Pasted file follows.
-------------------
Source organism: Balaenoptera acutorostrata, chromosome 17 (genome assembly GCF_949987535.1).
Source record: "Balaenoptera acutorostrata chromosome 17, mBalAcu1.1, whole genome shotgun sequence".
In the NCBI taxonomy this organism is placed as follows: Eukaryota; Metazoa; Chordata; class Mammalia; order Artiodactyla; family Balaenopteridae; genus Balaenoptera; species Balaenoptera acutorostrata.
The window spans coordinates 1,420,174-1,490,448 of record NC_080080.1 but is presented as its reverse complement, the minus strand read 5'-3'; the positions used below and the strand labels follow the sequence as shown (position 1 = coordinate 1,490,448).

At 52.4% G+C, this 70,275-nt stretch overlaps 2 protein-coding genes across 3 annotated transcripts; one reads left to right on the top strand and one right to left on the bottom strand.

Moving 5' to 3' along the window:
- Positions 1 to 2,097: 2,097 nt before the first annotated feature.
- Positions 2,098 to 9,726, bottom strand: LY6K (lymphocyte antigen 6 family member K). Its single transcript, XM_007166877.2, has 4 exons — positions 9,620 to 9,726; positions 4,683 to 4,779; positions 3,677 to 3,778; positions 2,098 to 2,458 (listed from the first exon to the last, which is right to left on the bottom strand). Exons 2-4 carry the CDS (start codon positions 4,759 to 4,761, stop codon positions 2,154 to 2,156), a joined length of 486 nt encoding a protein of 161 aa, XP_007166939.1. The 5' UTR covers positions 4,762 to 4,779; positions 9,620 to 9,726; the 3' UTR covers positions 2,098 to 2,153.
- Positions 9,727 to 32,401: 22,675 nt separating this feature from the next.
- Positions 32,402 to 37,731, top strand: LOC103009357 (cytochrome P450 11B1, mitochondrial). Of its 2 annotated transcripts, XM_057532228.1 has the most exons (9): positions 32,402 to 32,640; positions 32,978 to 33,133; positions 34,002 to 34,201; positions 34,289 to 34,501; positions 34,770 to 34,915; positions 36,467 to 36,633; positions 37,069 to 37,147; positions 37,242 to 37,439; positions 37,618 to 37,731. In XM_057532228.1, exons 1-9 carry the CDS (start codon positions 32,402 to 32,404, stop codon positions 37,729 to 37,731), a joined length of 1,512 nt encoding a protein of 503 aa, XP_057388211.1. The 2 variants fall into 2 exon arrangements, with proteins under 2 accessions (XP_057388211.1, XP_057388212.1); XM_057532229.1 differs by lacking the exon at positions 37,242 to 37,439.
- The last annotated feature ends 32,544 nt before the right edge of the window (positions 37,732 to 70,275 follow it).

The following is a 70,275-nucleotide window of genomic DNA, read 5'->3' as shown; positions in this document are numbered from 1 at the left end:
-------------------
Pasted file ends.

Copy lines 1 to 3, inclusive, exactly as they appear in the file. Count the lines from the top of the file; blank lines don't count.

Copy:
Source organism: Balaenoptera acutorostrata, chromosome 17 (genome assembly GCF_949987535.1).
Source record: "Balaenoptera acutorostrata chromosome 17, mBalAcu1.1, whole genome shotgun sequence".
In the NCBI taxonomy this organism is placed as follows: Eukaryota; Metazoa; Chordata; class Mammalia; order Artiodactyla; family Balaenopteridae; genus Balaenoptera; species Balaenoptera acutorostrata.